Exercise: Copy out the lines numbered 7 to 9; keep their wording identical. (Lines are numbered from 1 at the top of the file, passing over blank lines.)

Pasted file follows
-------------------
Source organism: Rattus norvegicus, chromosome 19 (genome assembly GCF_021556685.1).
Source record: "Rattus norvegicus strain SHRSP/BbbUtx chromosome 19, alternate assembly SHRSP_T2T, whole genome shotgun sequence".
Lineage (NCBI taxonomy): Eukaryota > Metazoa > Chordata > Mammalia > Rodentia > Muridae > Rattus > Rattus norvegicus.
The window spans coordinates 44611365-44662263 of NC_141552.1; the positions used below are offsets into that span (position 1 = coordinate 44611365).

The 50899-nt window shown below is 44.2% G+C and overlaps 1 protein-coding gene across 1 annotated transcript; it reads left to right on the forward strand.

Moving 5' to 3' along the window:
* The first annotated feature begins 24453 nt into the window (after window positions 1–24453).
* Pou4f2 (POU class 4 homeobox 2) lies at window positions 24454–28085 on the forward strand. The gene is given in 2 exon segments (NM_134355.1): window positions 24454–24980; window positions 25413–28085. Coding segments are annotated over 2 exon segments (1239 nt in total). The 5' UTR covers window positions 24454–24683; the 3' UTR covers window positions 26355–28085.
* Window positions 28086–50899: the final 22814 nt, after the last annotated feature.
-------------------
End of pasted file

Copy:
* The first annotated feature begins 24453 nt into the window (after window positions 1–24453).
* Pou4f2 (POU class 4 homeobox 2) lies at window positions 24454–28085 on the forward strand. The gene is given in 2 exon segments (NM_134355.1): window positions 24454–24980; window positions 25413–28085. Coding segments are annotated over 2 exon segments (1239 nt in total). The 5' UTR covers window positions 24454–24683; the 3' UTR covers window positions 26355–28085.
* Window positions 28086–50899: the final 22814 nt, after the last annotated feature.